Refined VW Beetle Still Symbol of Driver Fun, Happiness in 2014
The Volkswagen Beetle, loved in the U.S. from 1949-present, still has its critics. But, after millions made and sold, it is easy to see that the doubters were wrong. “It’s never going to last,” the naysayers said as the 100,000th Beetle rolled off the line in 1950; today, amazingly, there are still those who predict the end of “the Bug,” even as buyers line up for the 2014 model.
The history of the VW Beetle did not begin in 1949, of course; they were being made long before, pre-WWII, in fact! The first production-ready Beetle debuted in 1939, at the Berlin Motor Show. WWII came to an end in May 1945, and the brand had rebuilding to do--and that took time. Exports of the Beetle began with 56 of the charmers being sent to the Netherlands in 1947. Although servicemen returning from the war had managed to get a few Beetles back to the U.S. as early as 1947, it was officially introduced in the United States in 1949, with the Deluxe “export model” Beetle, according to Edmunds.com.
Through the years, the Beetle has been “refined” with the changing times, but the classic shape--which contributed to its popular nickname, “the Bug”--has not been abandoned. At times the designed has been stretched to the limits, but that buggy shape has always remained!
Of course, it hasn’t always been easy for the Beetle.
Although market popularity--and availability--have come and gone over the years, the VW Beetle has always had a following. 1980-2003 are often considered “the forgotten years” for the Beetle, with plant after plant ceasing to make the vehicle. The last U.S. Beetle sedans were sold during 1977, and the final Beetle convertible in 1979. Around the world, demand was decreasing, as well. Oddly, however, the positive feeling toward the Beetle remained, which was a good omen for the car’s future, even if things looked pretty bleak at the time, with the ride disappearing from most markets around the world by the 1990s. Even in Mexico, where the green and white Bugs had become icons of Mexico City taxi service, when a law was enacted that required all taxis to have four doors, well, it was the end of the road for the VW Beetle--so it seemed.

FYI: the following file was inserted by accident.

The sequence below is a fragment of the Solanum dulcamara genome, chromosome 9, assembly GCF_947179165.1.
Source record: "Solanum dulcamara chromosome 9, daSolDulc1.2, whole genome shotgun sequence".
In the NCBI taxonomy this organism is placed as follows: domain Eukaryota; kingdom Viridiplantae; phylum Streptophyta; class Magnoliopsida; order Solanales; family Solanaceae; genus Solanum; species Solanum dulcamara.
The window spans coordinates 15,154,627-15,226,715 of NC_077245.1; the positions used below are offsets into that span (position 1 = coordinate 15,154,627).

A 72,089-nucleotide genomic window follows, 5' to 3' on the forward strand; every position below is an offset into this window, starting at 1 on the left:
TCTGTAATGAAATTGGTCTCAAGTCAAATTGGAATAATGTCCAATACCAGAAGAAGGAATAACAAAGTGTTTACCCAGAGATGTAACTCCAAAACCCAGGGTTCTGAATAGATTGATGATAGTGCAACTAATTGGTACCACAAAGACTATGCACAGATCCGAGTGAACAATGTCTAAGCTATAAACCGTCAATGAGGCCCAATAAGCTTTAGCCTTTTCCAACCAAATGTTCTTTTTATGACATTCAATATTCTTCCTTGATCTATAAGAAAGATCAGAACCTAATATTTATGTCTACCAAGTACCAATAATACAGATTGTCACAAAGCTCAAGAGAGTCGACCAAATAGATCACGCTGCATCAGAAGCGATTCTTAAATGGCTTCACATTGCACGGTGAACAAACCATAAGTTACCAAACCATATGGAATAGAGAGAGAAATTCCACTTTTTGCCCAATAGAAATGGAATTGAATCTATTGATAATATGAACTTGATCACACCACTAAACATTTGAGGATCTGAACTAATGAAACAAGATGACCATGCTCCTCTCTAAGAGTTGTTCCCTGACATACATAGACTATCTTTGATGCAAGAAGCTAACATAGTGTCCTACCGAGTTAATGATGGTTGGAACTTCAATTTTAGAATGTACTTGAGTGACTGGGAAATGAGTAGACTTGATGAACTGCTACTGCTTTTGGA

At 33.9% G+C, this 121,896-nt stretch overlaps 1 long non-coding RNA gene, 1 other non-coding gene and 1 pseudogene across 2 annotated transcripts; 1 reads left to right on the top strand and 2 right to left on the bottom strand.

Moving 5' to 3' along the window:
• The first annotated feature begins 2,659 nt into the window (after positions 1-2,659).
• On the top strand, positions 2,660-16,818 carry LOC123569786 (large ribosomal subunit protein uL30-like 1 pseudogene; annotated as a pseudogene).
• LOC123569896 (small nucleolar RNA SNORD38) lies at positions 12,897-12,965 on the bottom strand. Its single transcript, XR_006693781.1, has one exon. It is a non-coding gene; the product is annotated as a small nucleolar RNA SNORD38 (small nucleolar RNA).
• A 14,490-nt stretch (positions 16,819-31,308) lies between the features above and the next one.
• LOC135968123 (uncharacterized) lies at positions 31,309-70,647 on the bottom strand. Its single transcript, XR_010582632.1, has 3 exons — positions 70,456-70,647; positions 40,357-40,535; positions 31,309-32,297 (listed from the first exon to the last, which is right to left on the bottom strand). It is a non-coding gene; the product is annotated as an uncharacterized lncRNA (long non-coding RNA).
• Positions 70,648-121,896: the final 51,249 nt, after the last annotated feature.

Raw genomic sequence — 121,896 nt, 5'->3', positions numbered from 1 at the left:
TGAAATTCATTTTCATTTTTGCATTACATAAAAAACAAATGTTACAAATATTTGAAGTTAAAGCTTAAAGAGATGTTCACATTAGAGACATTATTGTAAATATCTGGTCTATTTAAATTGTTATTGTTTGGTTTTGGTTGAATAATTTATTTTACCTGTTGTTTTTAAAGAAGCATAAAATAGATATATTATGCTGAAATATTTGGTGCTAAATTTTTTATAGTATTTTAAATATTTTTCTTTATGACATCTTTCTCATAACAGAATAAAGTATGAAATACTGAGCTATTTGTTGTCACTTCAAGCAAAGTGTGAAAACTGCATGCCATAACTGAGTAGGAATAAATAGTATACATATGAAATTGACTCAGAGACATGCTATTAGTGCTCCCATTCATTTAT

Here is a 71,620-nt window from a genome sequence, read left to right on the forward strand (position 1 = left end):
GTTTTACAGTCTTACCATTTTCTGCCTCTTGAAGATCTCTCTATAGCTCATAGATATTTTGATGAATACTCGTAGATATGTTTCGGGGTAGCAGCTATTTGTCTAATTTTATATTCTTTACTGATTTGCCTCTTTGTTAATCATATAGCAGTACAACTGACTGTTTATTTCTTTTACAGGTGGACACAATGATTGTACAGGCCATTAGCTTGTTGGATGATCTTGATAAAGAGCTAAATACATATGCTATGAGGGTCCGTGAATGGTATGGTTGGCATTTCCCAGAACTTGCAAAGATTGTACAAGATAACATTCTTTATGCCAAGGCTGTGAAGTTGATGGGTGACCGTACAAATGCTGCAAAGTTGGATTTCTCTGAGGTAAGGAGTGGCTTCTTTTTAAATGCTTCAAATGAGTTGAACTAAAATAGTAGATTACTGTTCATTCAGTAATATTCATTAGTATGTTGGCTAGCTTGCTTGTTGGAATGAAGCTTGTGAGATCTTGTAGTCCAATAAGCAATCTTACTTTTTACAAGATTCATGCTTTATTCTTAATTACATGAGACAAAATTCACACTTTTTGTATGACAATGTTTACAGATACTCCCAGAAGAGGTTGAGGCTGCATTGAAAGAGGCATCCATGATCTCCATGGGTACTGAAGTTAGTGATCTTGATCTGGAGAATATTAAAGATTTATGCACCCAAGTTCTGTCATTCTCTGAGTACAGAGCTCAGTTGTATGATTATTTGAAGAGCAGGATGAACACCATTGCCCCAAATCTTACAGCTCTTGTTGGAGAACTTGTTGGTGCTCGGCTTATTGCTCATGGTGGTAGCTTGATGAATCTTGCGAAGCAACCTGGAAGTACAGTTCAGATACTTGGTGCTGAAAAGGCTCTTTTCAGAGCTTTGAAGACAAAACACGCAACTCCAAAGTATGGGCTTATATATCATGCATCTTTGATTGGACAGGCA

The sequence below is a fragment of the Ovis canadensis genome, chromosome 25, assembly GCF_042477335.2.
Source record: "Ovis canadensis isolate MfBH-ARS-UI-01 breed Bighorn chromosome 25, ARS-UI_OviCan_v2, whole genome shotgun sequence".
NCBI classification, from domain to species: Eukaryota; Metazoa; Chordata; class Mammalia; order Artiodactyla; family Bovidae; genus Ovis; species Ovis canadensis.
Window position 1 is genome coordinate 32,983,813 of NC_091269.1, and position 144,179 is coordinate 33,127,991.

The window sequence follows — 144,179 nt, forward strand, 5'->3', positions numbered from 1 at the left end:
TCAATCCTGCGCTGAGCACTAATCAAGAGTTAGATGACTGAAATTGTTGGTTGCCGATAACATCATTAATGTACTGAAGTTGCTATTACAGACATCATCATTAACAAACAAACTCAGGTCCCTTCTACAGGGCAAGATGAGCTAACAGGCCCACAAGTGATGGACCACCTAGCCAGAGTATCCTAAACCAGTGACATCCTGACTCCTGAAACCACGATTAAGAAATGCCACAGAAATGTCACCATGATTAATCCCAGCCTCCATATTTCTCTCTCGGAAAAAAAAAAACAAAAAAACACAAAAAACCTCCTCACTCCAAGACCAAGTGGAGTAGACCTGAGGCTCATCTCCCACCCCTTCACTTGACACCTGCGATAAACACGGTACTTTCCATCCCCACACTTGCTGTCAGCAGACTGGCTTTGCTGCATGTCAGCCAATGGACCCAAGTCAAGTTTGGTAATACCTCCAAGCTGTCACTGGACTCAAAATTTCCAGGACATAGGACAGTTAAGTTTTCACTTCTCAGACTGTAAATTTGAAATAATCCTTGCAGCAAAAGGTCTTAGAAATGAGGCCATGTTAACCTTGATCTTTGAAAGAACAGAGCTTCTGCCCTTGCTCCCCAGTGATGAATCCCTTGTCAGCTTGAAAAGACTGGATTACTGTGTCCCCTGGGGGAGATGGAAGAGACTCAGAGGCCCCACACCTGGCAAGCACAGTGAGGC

Other models of vehicles, cheap, dependable and modern, had taken over much of the Beetle market. But, in the early 1990s, VW design studio manager J Mays and designer Freeman Thomas began working on a Beetle with a modern edge. And, after an extremely successful design display at the 1994 Detroit Auto Show, the New Beetle appeared in 1998. Edmunds original commentary on the New Beetle summed up the uniquely happy feelings that have kept the drive for the Beetle going all of these years:
"There is so much to say about the vehicle, but the bottom line is that it makes everybody happy; it's a fun, refreshing car that drips personality, right down to the smile on its hood. It also comes in an array of sunny, cheerful colors including red, yellow, white and black in non-metallic finish, and silver, bright blue, (lime) green and dark blue metallic hues."
It is just a car that exudes happiness and fun; how many cars can boast that?
In 2014, the VW Beetle is still rolling along, coupe and convertible, to U.S. markets and others around the world. “The world’s most iconic car,” Volkswagen proudly describes it, and owners--and wannabe owners--would no doubt agree! But, today the car has all of the power, necessities and options--including the 2.0L, 140hp TDI Clean Diesel engine, offering up to 41 mpg--a modern driver demands.
“Refining” with the times has allowed the VW Beetle to weather the low-points; love and nostalgia for the iconic design has kept a market available even when the Bug itself was not. And in the future? There is no reason to believe that the fun and happiness that is the iconic VW Beetle will be going anywhere anytime soon, no matter what the naysayers may have to add--some people will just always be turned off by anything that brings happiness and fun, after all.
Image: Wikimedia Commons